Ugh: “Most Evangelicals Believe Good People are Heaven-Bound”

Sad but true: via StreetFishing: Author: Most Evangelicals Believe Good People are Heaven-Bound

The majority of Protestants and evangelicals believe that good people and people of other religions can go to heaven, according to author David Campbell.

Campbell, who co-wrote American Grace, How Religion Divides and Unites Us, contends that surveys of 3,000 Americans, used to write the book, show that American people of faith, though devout, are very tolerant. So much so that most believers also believe that good people, despite their religious affiliation, can go to heaven.

I wouldn’t describe those people as “tolerant.”  A more accurate term would be “ill-informed,” “wrong,” or even “rebellious.”

The Bible teaches 100+ times that Jesus is the only way to salvation and you can’t flip too many pages in the Old Testament without seeing strong warnings not to worship other gods.  Here is just one of those passages:

1 John 5:12-13 He who has the Son has life; he who does not have the Son of God does not have life. I write these things to you who believe in the name of the Son of God so that you may know that you have eternal life.

Those things aren’t what make the claims true, of course.  We have other evidence for that.  But no Christian should ever claim that other paths lead to God.  At best people who say that are “saved and confused.”

Biblical ignorance in the church is appalling, especially on matters as clear and foundational as this.  It isn’t like I’m expecting people to compare and contrast the various views of eschatology (end times).  This is simple “everyone is a sinner, Jesus is the Savior” stuff.  If churches can’t get that right, then why do they exist?

If you are a Christian, please commit to doing everything you can to study more yourself and encourage others to do the same.

10 thoughts on “Ugh: “Most Evangelicals Believe Good People are Heaven-Bound””

  1. But … Neil, it’s TRUE! Good people go to heaven. Of course, Paul says “There is none good, no not one” and Jesus said that the standard of “good” was perfection “like your Father in heaven”. Still, if you measure up, you don’t need a Savior and you do go to heaven. Sigh, Neil … so … intolerant.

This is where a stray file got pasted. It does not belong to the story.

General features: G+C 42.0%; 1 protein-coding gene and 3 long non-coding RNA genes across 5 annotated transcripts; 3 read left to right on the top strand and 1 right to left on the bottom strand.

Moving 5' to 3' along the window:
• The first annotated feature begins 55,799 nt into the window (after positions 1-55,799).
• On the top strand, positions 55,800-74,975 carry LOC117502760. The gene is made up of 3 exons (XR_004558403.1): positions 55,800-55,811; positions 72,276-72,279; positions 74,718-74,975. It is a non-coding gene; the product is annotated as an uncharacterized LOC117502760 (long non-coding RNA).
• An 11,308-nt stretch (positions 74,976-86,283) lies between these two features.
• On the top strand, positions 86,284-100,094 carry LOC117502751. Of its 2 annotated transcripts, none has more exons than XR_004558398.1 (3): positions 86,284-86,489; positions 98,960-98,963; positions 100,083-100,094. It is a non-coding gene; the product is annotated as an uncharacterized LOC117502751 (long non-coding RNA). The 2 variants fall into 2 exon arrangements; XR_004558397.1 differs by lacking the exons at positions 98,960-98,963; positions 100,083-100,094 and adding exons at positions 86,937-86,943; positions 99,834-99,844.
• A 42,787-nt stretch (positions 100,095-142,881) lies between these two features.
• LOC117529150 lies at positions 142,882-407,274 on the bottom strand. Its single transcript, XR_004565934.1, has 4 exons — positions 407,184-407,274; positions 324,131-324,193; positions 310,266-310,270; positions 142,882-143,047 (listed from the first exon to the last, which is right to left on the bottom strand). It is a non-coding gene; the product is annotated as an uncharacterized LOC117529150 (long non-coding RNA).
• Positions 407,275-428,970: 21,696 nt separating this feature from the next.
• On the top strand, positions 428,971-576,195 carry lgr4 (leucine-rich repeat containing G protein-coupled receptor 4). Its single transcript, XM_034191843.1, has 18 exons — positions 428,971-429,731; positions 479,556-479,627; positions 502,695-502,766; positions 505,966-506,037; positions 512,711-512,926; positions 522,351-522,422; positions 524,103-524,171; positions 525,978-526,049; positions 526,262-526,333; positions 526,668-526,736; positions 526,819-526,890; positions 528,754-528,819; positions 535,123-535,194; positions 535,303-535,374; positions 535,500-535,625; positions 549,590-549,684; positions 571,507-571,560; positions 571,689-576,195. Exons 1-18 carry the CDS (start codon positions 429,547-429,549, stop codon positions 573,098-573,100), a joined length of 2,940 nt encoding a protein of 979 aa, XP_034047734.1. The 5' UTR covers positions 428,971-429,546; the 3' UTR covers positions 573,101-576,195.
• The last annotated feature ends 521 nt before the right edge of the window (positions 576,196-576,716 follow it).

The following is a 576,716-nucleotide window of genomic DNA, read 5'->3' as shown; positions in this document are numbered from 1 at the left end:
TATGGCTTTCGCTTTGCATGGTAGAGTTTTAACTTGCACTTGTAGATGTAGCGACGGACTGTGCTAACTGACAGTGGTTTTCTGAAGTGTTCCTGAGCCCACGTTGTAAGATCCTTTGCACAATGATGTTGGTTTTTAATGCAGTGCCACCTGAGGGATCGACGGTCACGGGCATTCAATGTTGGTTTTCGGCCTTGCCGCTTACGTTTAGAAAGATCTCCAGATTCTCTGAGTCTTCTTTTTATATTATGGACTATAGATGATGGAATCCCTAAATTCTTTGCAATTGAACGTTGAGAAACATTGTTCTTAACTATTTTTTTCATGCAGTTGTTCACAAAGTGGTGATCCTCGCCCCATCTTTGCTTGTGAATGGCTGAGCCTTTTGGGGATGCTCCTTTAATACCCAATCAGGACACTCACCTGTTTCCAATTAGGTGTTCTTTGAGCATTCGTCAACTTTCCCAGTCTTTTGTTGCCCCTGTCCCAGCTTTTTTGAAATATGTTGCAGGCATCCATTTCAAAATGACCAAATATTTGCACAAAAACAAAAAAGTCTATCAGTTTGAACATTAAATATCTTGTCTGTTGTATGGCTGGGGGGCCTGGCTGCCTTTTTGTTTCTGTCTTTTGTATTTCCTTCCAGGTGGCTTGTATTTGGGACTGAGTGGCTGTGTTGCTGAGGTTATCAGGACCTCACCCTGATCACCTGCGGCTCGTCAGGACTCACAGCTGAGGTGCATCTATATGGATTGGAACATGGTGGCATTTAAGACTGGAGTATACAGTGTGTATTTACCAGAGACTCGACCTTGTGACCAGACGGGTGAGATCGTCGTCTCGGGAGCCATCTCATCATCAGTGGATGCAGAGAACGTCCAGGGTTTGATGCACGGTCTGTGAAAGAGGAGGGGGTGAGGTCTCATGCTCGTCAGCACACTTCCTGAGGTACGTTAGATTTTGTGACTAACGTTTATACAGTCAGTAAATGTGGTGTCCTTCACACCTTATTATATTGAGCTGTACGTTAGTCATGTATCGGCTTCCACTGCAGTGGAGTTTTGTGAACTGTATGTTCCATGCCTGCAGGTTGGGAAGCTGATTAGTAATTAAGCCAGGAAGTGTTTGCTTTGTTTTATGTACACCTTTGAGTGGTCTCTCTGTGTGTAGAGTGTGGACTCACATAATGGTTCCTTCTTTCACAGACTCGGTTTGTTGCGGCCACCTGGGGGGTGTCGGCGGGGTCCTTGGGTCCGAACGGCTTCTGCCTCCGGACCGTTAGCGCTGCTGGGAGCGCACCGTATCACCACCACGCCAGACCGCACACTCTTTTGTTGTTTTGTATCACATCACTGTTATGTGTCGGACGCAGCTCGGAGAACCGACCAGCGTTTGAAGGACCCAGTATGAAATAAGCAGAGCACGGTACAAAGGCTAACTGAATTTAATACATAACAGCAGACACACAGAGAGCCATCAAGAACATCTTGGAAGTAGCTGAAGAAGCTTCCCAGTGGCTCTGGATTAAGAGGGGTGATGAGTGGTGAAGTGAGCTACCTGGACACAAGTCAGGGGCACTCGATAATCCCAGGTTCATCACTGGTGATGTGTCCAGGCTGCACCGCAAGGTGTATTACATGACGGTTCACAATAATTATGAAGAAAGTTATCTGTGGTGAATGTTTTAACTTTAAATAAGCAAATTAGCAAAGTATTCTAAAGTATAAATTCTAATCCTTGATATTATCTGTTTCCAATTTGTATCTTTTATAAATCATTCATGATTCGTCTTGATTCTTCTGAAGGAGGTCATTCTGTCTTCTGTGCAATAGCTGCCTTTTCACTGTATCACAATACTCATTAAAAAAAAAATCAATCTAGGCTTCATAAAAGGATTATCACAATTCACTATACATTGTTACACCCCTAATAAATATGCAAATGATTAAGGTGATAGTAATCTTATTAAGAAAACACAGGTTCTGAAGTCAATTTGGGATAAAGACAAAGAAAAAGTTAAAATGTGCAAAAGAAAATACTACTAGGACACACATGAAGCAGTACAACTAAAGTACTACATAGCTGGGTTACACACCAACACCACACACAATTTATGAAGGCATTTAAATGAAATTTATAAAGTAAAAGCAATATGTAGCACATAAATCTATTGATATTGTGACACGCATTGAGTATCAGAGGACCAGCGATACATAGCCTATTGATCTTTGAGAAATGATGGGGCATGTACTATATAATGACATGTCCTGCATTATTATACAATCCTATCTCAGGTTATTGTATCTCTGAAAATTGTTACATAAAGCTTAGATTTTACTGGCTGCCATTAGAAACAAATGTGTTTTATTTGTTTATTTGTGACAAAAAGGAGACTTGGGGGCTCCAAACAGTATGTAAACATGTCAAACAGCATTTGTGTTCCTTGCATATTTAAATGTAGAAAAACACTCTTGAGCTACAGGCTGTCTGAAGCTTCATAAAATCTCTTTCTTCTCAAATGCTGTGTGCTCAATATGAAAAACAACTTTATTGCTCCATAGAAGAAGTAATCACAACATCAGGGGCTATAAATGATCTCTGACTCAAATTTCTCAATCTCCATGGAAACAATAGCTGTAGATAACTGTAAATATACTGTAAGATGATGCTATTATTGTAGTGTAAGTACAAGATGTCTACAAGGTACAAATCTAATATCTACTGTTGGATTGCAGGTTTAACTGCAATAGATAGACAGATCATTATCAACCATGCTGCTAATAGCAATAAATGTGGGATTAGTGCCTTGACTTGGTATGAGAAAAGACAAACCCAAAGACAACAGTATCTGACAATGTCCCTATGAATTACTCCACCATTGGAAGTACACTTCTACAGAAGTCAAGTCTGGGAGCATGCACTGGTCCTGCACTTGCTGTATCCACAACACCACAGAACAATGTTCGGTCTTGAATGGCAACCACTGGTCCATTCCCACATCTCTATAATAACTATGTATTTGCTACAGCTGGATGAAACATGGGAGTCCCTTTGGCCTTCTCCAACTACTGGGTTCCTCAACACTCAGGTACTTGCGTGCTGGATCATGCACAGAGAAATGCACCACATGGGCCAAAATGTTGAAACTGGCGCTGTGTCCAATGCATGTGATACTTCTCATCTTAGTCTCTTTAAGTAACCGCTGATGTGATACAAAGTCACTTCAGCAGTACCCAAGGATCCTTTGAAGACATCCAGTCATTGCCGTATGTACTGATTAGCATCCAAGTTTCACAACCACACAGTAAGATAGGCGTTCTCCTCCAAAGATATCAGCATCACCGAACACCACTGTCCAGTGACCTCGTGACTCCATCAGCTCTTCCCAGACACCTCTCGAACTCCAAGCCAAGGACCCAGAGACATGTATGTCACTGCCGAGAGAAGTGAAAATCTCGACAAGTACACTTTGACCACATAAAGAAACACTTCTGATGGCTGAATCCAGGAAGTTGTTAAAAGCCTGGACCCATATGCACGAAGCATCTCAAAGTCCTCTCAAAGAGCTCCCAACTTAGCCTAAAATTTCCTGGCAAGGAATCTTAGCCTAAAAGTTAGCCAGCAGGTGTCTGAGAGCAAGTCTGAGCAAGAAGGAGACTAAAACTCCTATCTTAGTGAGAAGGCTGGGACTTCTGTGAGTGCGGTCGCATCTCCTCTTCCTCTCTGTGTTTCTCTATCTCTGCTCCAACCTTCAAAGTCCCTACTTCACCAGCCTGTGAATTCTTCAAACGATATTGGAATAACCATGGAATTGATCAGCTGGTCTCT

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      1. Jokes aside, it really is sad that so many Christians get the basics wrong (or, more commonly, distort them in the face of criticism).

        I make a vow to myself every time I’m faced with an “I don’t know moment,” to study harder and be a more knowledgeable witness.

        Sadly, I don’t know even a quarter of what I should, given how long I’ve been saved, but I do still feel convicted to quit being lazy and read my Bible more.

        I actually wrote something one day for an old church group of mine called “I won’t grow up: Peter Pan Theology in the Modern Church” basically commenting on how so many Christians almost refuse to move from the milk to meat stage. The psychologist in me thinks it some fear of losing the romance and mystique of faith…I dunno.

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      2. Good points, PJ. I think the key is for churches to ensure that everyone has the basics down (Hey, maybe if we adopted a creed or something?) and if everyone would just keep learning at a reasonable pace.

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  2. Of course it’s worse that this. Some think everyone goes, no matter what.

    Recently, my pastor lost his brother. As he told the story of this guy, one could be forgiven for believing this brother was made up for the sake of some point of a sermon. He was the stereotypical “black sheep”, whoring, drug/alcohol abusing, gambling, bi-sexual and living with a hooker at the time of his death.

    Despite all this, my pastor spoke as if this dude awaits him in heaven. I was stunned to hear him speak in this manner and wondered if I missed something by dozing off or something. But then, even more recently, he spoke of dead family members “visiting” him, including this brother. Talk about non-Biblical!